UPDATE, May, 2017. Kathleen Frazier, a Columbia University Narrative Medicine Masters student, has won the 2017 Independent Book Publisher Award for Best First Book – Nonfiction, for her memoir, “Sleepwalker: The Mysterious Makings and Recovery of a Somnambulist.” Book Award Listings (see #83): 2017 Independent Publisher Book Award. We'd like to congratulate Kathleen and urge you to read this enlightening book.
A picture of a very young Kathleen Frazier stayed with me throughout Sleepwalker, her fascinating memoir of the effect of her sleep disorder on her life. Ms. Frazier’s sleep problems begin in earnest at age twelve and range from insomnia to sleepwalking and night terrors, from which she awakens screaming in fright and occasionally in perilous situations. She blames herself for these problems and hides them, afraid that if anyone learns about them they will lock her up. Though living in a constant state of exhaustion and fear, she attends college, moves to Manhattan, marries and divorces, and pursues an acting career while holding down numerous waitressing jobs. Her sleep problems continue through her twenties as she self-medicates with alcohol and, unable to sustain intimacy, becomes promiscuous.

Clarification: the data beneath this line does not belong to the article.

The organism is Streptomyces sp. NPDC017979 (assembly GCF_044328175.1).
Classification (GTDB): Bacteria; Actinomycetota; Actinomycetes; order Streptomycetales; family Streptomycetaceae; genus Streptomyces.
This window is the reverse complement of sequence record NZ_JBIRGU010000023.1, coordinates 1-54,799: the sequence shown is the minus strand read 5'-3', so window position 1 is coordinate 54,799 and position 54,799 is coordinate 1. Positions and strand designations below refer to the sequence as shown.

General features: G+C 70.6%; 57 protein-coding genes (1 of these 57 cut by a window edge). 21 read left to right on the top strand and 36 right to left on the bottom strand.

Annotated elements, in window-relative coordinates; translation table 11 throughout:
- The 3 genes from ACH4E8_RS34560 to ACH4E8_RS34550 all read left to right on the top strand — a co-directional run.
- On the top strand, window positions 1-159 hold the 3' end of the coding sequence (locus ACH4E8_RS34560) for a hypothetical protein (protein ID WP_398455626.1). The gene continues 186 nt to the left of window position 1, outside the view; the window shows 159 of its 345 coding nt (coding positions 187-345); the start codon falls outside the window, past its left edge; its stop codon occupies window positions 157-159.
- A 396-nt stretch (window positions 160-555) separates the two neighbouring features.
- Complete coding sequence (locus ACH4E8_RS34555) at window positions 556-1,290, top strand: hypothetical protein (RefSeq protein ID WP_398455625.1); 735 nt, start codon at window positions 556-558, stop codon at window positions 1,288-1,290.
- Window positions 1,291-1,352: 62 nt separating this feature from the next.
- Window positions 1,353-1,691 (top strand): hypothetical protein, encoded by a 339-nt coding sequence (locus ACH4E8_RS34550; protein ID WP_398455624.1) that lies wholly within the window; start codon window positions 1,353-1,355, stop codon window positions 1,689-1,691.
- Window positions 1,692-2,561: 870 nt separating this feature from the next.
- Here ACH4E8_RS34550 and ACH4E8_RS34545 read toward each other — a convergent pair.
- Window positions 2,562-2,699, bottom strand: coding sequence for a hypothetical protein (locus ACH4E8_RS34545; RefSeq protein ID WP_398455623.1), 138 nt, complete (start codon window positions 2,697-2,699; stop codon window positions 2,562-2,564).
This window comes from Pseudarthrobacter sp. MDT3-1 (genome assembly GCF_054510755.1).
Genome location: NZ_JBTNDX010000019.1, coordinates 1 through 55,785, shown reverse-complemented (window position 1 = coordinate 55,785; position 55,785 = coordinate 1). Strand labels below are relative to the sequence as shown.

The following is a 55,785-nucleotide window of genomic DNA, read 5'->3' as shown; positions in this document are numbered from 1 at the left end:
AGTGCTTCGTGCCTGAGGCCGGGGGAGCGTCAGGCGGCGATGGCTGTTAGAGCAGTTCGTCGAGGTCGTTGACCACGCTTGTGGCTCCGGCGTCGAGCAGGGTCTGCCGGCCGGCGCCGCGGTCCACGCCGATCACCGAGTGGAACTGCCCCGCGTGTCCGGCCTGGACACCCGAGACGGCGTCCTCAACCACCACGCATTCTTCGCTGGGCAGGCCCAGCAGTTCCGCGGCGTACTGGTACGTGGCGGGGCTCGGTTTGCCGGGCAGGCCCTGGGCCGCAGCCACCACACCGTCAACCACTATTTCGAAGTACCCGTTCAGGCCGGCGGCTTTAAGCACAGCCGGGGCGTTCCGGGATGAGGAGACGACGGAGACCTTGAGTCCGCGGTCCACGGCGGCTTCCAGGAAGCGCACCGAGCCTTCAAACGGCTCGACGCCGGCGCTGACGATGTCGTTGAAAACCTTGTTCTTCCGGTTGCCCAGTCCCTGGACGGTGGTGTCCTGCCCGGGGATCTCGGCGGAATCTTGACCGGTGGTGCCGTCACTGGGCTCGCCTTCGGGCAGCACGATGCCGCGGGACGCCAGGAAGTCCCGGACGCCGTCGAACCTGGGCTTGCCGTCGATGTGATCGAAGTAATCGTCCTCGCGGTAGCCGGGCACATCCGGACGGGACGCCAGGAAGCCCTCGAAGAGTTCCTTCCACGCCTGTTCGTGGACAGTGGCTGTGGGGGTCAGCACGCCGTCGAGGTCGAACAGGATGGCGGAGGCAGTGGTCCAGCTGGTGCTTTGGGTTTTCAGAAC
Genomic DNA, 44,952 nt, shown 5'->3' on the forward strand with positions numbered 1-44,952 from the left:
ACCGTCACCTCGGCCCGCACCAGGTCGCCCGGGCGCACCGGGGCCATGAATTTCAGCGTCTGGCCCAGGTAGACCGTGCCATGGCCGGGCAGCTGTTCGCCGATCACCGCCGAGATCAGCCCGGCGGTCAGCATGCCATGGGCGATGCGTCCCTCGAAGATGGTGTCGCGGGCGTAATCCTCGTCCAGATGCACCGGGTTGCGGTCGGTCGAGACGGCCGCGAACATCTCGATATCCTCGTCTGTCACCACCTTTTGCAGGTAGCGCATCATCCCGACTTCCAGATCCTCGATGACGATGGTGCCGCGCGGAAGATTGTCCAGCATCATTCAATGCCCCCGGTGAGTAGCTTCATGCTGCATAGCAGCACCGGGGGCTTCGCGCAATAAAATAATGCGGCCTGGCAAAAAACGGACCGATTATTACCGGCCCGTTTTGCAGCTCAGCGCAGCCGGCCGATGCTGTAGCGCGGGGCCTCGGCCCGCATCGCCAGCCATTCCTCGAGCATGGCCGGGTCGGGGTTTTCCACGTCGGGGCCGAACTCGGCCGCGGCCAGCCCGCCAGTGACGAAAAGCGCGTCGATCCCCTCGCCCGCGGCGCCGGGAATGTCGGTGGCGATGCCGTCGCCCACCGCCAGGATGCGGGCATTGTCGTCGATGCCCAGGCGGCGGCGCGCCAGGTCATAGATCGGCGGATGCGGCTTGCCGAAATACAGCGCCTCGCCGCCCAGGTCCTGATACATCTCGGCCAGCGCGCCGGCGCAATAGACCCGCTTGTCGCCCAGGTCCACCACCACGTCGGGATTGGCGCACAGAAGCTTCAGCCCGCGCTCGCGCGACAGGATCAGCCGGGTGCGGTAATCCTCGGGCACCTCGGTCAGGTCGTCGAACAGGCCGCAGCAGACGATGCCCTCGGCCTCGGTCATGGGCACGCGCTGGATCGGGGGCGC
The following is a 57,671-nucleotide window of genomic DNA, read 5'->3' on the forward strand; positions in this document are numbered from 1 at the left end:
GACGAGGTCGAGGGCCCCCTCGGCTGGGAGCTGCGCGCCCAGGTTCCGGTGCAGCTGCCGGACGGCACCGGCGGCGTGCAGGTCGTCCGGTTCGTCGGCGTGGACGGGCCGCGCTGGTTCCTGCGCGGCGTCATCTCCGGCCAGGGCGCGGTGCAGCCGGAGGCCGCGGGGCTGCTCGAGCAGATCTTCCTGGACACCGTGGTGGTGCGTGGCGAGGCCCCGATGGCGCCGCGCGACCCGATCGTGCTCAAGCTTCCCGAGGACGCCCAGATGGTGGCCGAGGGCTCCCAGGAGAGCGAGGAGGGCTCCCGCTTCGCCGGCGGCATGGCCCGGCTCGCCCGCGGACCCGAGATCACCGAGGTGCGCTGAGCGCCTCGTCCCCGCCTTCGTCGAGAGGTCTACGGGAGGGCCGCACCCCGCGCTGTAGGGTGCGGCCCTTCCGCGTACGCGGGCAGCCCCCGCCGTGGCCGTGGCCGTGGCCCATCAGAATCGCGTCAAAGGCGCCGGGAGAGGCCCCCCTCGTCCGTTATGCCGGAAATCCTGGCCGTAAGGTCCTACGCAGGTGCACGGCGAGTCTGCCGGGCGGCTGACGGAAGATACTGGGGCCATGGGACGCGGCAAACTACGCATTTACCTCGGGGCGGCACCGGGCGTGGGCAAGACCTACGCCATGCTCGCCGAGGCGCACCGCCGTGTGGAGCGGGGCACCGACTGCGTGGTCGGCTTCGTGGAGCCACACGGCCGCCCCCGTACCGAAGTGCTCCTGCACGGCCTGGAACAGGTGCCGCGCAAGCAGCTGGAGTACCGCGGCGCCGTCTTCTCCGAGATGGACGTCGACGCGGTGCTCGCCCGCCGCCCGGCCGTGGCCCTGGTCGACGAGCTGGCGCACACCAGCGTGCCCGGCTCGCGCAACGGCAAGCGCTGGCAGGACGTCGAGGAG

Ms. Frazier is the youngest of five children whose parents are not without their own problems: her father is a recovering alcoholic and insomniac and her mother experiences night terrors. The stories they tell about her grandparents also hint at sleep problems, and the book raises the question of whether sleep disorders have a genetic component.
Sleep science is in its infancy, and Sleepwalker illustrates the lack of understanding of sleep disorders among medical professionals as well as the public. Ms. Frazier eventually finds help from a doctor who specializes in sleep disorders. She starts to sleep better, first aided by medication, then through a combination of diet, therapy, lifestyle modification, and the support of friends and her newly established family. She comes to recognize the role of her own denial and of traumatizing events of her childhood in her sleep disorder. She begins to write Sleepwalker, and telling her story becomes an essential and integral part of her recovery.--Priscilla Mainardi
PRISCILLA MAINARDI, a registered nurse, attended the University of Pennsylvania and earned her MFA degree in creative writing from Rutgers University. Her work appears in numerous journals, most recently Blue Moon Literary and Art Review and The Examined Life Journal. She teaches English Composition at Rutgers in Newark, New Jersey. Her short story “Pretending Not to Know” appeared in the Spring 2014 Intima.